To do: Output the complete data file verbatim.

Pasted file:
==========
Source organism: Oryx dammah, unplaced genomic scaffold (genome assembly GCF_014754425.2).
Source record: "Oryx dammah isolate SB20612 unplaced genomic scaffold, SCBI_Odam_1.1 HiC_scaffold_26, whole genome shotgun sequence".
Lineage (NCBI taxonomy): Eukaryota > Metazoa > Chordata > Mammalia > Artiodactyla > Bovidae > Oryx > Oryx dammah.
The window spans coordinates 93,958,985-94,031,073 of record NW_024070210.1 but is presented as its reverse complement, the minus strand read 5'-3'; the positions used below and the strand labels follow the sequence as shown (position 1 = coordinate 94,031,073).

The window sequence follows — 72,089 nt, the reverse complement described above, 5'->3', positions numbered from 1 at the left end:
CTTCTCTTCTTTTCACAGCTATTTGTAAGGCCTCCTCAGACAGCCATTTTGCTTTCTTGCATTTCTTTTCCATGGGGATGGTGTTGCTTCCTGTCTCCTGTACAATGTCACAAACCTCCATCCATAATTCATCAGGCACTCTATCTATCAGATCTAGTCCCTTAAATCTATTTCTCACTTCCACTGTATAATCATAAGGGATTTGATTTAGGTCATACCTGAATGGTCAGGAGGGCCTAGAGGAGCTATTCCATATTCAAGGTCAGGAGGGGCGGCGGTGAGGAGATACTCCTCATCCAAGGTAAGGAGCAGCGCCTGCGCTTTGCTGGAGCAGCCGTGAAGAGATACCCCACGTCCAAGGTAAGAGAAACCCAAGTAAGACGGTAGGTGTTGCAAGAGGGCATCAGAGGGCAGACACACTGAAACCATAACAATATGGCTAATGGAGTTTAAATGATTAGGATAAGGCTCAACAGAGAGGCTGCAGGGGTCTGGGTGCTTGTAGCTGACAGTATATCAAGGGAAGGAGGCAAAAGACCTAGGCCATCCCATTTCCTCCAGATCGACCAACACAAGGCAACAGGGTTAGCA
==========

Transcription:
Source organism: Oryx dammah, unplaced genomic scaffold (genome assembly GCF_014754425.2).
Source record: "Oryx dammah isolate SB20612 unplaced genomic scaffold, SCBI_Odam_1.1 HiC_scaffold_26, whole genome shotgun sequence".
Lineage (NCBI taxonomy): Eukaryota > Metazoa > Chordata > Mammalia > Artiodactyla > Bovidae > Oryx > Oryx dammah.
The window spans coordinates 93,958,985-94,031,073 of record NW_024070210.1 but is presented as its reverse complement, the minus strand read 5'-3'; the positions used below and the strand labels follow the sequence as shown (position 1 = coordinate 94,031,073).

The window sequence follows — 72,089 nt, the reverse complement described above, 5'->3', positions numbered from 1 at the left end:
CTTCTCTTCTTTTCACAGCTATTTGTAAGGCCTCCTCAGACAGCCATTTTGCTTTCTTGCATTTCTTTTCCATGGGGATGGTGTTGCTTCCTGTCTCCTGTACAATGTCACAAACCTCCATCCATAATTCATCAGGCACTCTATCTATCAGATCTAGTCCCTTAAATCTATTTCTCACTTCCACTGTATAATCATAAGGGATTTGATTTAGGTCATACCTGAATGGTCAGGAGGGCCTAGAGGAGCTATTCCATATTCAAGGTCAGGAGGGGCGGCGGTGAGGAGATACTCCTCATCCAAGGTAAGGAGCAGCGCCTGCGCTTTGCTGGAGCAGCCGTGAAGAGATACCCCACGTCCAAGGTAAGAGAAACCCAAGTAAGACGGTAGGTGTTGCAAGAGGGCATCAGAGGGCAGACACACTGAAACCATAACAATATGGCTAATGGAGTTTAAATGATTAGGATAAGGCTCAACAGAGAGGCTGCAGGGGTCTGGGTGCTTGTAGCTGACAGTATATCAAGGGAAGGAGGCAAAAGACCTAGGCCATCCCATTTCCTCCAGATCGACCAACACAAGGCAACAGGGTTAGCA